“I will explain it to you this way,” the mother replied, “as I heard myself as a child. Listen! Live, my child, always as if you always see God before you.
Do not do anything that you would not like to have a witness to the Lord.
Do not say anything that you would not say out loud to God.
Do not write anything that you would be ashamed to show God.
Never go wherever you hope to see the Lord.
Do not read such a book, about which you would not want the Lord to ask: “Show me her.”
Never spend your time so that you can be afraid of the question: “What are you doing?” – or the words: “Shame on you!”

( Source: From the book of Archpriest Arseny Tsarevsky “Lessons on the law of God”)

Posted in Daily, Family and Society, Quotes, Reflections

Over Time

With the advent of technology and innovations, the old adage that “old is gold” doesn’t hold true in every scenario. For instance, the Internet Era and the World Wide Web have brought a hoard of information and data to our fingertips with its’ own share of pros and cons. The “gadget era” has revolutionized the art of cooking, communication and even decor.

Yet as we grow older, we discover certain things are like wine and cheese, antiques and fine art. The longer we treasure, maintain and nurture them, the more priceless they become. Human behaviour as well as relationships often fall into this category.

“If we take care of the moments, the years will take care of themselves.” Maria Edgeworth

Over time as we grow older, we begin to better understand silence, read between the lines and peek into the souls of people. It comes with experience to those who are open to life and learn from the lessons as well as situations that we encounter. Slowly we learn to appreciate time, memories and moments. We begin to approach life cautiously, slowly and with respect learning to speak soft, touch gently and embrace warmer. We learn to thaw the frozen hearts person with the warmth of our experiences. We would have learnt from the bitterness of loss and the joy of gaining, thereby helping us to understand the inner silence of others has we encounter.

“The greatest gift you can give someone is your time because when you give your time, you are giving a portion of your life that you will never get back.” Anonymous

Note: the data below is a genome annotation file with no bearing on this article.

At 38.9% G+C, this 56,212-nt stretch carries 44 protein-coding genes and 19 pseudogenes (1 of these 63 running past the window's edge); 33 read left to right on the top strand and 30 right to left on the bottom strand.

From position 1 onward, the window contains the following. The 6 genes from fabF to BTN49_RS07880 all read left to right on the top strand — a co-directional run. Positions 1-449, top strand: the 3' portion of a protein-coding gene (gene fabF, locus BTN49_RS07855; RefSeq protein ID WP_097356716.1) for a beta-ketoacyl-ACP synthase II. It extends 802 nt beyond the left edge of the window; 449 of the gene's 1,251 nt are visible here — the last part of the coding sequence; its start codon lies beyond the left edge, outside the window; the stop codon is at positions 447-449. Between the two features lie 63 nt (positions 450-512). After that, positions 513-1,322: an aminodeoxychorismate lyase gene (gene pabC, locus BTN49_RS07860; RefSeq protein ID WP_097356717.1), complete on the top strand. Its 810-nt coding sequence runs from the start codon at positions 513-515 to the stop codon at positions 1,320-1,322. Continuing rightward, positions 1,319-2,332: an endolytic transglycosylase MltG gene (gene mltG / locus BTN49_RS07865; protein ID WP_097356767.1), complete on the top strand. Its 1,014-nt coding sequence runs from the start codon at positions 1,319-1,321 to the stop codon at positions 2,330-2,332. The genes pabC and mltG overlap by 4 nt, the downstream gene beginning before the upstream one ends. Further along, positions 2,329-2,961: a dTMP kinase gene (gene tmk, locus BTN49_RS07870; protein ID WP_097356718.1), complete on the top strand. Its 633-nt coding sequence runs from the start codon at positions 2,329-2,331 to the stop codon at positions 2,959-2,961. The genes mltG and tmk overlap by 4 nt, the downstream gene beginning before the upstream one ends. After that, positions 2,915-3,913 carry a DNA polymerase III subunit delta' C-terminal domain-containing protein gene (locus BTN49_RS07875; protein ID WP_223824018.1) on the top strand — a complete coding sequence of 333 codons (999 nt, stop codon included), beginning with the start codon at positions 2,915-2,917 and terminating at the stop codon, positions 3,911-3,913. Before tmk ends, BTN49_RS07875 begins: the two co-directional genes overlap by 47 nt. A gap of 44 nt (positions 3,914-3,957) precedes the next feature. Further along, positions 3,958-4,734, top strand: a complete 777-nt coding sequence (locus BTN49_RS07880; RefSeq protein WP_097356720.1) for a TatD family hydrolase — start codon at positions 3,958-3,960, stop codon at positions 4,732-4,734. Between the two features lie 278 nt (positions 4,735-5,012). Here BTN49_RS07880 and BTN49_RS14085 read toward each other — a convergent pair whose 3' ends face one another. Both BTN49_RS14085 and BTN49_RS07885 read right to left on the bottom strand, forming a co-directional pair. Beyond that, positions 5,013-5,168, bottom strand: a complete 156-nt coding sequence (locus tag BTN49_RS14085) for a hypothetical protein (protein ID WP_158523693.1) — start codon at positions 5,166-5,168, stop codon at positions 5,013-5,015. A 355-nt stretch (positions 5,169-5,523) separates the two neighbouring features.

Over time we learn to treasure and respect relationships. Turning aside flamboyance, superficiality and grandiosity and instead focusing on nurturing the kindness, respect, love and sincerity which become the main measures by which we choose our close circle. Over time as we become wiser, we discover the beauty of life to make our own niche into the world we were born into.

 

Posted in Daily, Family and Society, Life, Personal Musings, Quotes, Work

Penning the Gratitude

“Develop an attitude of gratitude and give thanks for everything that happens to you, knowing that every step forward is a step toward achieving something bigger and better than your current situation.” -Brian Tracy

The other day when I had received a “thank you” note, numerous emotions and thoughts had surfaced in my mind. One of the lost arts of modern living is the art of saying “thank you”. To be very honest, the frequency of my gratitude for favours, gifts and time spent with dear ones has been slowly dwindling. To an extent, we are all caught by the crazy melee of the daily hustle that life throws us in. Yet when we scrutinize and retrospect, we realize that time can be actually made when we really want something to be done.

“Appreciation can make a day, even change a life. Your willingness to put it all into words is all that is necessary.” -Margaret Cousins